People invested in PlusToken, but the price soon crashed, and they lost all their money.

How to Avoid Pump and Dump Scams

Before you invest in any cryptocurrency, do your homework. Don’t invest in a new currency if there are a lot of news stories, blog entries, or essays about how popular it is. Look up the coin and read its white paper to learn more about who created it and why. This will help you determine if any pump-and-dump schemes are going on with this currency.

Ponzi Crypto Schemes

Ponzi Scam

Ponzi schemes are a type of fraud that involve telling potential investors that they will make a profit by recruiting new members. The problem is that eventually, there aren’t enough new people investing money into the scheme, and it falls apart because there isn’t enough revenue coming in to support everyone who invested. When this happens, everyone who invested in the scheme is ripped off, regardless of how much money was originally brought in or where it was spent. Scammers make a quick profit and then leave their victims stranded. Ponzi schemes have infiltrated the cryptocurrency world and are scamming investors worldwide.

The financial damage caused by these types of scams is devastating.

Forsage-crypto, a crypto Ponzi scheme that spanned over two years, duped investors by letting them partake in transactions that used Ethereum, Tron, and Binance smart contracts. Forsage-crypto’s affiliate marketing business model drew investors in with the guarantee of profits. As stated on the SEC’s website, Forsage enticed millions of retail investors by offering a user-friendly platform for Ethereums’, Trons’, and Binances’ blockchains. Moreover, it dependably utilized newly invested money to repay earlier participants–a hallmark trait of pyramid schemes.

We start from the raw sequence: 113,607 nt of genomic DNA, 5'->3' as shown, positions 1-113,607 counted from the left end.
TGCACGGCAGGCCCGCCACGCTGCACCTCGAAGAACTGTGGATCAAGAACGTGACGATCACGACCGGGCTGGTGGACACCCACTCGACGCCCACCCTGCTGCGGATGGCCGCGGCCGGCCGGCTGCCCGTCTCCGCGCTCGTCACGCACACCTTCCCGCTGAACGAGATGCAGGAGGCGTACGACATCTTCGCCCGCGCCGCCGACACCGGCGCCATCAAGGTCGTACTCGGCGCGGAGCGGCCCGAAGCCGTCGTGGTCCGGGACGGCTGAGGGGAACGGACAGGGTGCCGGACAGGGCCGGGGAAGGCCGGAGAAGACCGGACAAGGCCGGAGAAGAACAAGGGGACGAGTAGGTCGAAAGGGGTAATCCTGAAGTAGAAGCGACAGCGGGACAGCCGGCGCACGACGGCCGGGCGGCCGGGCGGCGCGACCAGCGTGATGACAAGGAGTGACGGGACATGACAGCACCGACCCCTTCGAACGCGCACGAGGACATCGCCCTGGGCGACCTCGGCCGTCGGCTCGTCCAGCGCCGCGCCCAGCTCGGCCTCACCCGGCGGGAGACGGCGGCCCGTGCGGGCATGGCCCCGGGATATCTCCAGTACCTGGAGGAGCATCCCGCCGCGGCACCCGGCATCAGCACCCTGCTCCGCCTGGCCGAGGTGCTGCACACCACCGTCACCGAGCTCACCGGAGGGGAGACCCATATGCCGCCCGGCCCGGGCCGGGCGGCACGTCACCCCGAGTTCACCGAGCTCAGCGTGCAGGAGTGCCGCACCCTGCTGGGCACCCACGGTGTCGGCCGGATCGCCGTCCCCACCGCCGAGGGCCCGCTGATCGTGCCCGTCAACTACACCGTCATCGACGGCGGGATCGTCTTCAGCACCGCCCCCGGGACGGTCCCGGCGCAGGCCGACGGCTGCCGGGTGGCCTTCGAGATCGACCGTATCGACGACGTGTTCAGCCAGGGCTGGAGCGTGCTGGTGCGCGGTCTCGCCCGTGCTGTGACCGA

Another example of a crypto Ponzi scheme is the OneCoin scam. The OneCoin scheme was promoted as a way to earn money by investing in a new cryptocurrency. However, the company has been accused of being a Ponzi scheme. According to the company’s website, it was established in Vietnam, but the country later disputed this claim. Additionally, several disasters across several countries and territories worldwide have revealed that OneCoin is fraudulent.

How to recognize a Ponzi Scam

  • The revenue is exponentially high
  • Unlicensed brokers
  • Lack of transparency
  • Lack of information about the company
  • Unregistered investments

If you have already been scammed, there are a few things you can do:

  • Contact the SEC at https://www.sec.gov/tcr. The SEC is the US regulator for securities, and they will be able to give you more information on what to do next.
  • File a complaint with the FBI at https://www.ic3.gov/Home/ComplaintChoice. They will be able to investigate the scam and help you get your money back.
  • Contact the Federal Trade Commission at https://www.ftccomplaintassistant.gov/. They will be able to help you get your money back and also prevent the scammer from continuing to scam other people.
  • Contact FINRA at https://www.finra.org/. FINRA is the financial regulator in the United States. You can file a complaint and report any potential scams or suspicious activities by a brokerage.

Concluding Thoughts

The best way to avoid crypto scams is to do your homework. Research any cryptocurrency or project before you invest in it. Also, check the source of any news stories or blog posts about a cryptocurrency before you believe them. Finally, if something sounds too good to be true, it probably is!

Natalie Werner
Natalie Werner is a freelance writer, CISSP & CCSK Certified Cybersecurity specialist with over 20 years of experience in the banking industry. She's also co-founder and CEO at The Alliance for Cyber Security Excellence (The ACE), an international not -for profit organization that provides cyber security solutions to reduce risk exposure from threats like hacks or malware infections by bringing together trusted experts across various fields, including information technology (IT). As well as providing specialized operational courses on how to maintain your digital assets within IT domains such data protection, Natalie offers strategic training designed help organizations better understand their own business needs when it comes down to protecting against external risks brought about through technological advances